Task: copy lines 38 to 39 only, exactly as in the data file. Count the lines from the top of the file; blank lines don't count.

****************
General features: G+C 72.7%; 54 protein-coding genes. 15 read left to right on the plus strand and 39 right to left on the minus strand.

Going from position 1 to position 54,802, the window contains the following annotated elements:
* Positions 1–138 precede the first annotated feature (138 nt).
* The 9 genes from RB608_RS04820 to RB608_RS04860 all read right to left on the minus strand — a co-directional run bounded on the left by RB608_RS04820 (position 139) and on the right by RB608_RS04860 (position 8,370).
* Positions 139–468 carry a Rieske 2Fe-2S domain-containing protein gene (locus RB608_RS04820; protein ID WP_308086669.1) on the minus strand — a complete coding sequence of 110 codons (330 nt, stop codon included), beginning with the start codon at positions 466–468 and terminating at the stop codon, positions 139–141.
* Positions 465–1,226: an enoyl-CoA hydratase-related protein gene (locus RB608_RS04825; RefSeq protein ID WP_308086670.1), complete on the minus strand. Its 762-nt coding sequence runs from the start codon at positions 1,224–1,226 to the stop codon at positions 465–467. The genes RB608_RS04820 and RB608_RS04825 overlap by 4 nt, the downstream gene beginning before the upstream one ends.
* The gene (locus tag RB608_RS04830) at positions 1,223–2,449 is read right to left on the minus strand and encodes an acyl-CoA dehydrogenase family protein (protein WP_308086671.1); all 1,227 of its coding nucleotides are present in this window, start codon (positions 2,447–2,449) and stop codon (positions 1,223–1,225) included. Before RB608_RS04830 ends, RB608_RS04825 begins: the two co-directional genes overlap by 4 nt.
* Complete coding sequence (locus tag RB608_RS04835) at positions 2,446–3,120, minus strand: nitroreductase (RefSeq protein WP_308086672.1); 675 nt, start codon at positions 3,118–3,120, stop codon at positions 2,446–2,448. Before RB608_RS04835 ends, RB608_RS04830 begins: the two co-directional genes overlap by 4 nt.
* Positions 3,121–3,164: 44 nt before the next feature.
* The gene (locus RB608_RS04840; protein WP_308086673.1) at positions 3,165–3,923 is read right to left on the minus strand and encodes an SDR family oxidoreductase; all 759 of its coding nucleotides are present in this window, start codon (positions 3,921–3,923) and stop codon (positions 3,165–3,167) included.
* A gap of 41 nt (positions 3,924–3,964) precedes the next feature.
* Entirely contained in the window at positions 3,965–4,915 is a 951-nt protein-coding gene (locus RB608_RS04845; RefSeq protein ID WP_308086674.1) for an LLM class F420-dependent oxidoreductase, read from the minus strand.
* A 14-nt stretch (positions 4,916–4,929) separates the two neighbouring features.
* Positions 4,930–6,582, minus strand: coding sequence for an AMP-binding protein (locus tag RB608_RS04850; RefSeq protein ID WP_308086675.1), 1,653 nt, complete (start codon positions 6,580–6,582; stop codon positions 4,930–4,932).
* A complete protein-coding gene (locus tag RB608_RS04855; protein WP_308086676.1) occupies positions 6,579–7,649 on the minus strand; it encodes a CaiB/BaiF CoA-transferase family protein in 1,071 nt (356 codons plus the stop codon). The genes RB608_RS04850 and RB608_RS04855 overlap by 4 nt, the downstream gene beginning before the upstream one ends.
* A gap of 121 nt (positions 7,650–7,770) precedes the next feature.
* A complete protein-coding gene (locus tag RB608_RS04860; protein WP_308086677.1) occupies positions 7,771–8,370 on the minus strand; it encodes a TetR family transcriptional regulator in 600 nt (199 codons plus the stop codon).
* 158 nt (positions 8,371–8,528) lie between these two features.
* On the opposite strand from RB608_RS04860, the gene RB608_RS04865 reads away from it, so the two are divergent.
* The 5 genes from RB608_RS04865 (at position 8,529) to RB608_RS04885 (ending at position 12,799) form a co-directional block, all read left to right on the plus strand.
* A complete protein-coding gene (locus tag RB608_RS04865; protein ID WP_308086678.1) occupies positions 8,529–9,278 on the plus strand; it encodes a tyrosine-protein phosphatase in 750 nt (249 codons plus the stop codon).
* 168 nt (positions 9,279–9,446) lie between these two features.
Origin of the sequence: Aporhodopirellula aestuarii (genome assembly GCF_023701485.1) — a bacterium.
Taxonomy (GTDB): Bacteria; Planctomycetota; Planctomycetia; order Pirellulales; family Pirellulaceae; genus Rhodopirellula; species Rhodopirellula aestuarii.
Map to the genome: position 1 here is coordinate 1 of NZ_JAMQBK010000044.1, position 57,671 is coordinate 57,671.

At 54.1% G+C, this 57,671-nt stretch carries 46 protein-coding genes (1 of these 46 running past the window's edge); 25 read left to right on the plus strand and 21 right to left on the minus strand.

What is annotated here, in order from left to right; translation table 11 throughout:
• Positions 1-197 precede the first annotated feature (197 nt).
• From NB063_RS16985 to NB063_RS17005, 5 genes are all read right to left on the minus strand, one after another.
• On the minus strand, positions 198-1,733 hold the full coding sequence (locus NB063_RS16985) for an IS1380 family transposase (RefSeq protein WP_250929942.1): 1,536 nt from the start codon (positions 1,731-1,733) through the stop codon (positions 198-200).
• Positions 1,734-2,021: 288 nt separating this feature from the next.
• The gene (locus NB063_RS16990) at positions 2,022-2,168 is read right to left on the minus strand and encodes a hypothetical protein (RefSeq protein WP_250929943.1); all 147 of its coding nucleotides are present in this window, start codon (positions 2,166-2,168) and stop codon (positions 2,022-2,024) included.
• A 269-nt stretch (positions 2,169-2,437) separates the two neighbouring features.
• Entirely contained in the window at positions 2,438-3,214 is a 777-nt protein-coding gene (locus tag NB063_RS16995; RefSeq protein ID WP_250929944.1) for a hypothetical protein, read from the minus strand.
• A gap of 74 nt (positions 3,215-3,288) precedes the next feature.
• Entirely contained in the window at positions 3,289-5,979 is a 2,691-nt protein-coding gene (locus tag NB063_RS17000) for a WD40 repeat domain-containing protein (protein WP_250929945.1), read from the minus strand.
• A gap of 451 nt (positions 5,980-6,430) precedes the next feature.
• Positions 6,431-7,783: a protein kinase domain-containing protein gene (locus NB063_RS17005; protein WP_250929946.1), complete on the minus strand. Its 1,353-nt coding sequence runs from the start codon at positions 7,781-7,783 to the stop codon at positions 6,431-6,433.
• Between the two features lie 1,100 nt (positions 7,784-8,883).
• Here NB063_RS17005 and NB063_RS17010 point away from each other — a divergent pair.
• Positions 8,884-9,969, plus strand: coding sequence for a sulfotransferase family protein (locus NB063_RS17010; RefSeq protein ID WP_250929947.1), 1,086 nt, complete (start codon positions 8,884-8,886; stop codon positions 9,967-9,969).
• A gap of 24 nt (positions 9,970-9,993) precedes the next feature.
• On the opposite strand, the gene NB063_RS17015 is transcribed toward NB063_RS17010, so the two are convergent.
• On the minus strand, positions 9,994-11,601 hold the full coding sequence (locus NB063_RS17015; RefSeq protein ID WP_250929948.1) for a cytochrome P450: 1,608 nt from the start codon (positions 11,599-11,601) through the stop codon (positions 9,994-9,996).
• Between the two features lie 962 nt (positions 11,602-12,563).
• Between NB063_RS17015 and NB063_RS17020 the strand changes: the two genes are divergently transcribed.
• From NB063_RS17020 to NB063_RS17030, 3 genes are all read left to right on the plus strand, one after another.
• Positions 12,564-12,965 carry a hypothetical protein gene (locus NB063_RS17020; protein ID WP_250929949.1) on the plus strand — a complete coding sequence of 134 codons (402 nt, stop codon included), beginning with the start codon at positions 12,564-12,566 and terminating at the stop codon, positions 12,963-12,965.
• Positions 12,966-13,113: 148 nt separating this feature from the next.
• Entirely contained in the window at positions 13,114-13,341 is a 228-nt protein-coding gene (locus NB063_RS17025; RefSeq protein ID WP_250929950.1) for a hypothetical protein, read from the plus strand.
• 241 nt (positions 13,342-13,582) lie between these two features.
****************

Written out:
• Positions 6,431-7,783: a protein kinase domain-containing protein gene (locus NB063_RS17005; protein WP_250929946.1), complete on the minus strand. Its 1,353-nt coding sequence runs from the start codon at positions 7,781-7,783 to the stop codon at positions 6,431-6,433.
• Between the two features lie 1,100 nt (positions 7,784-8,883).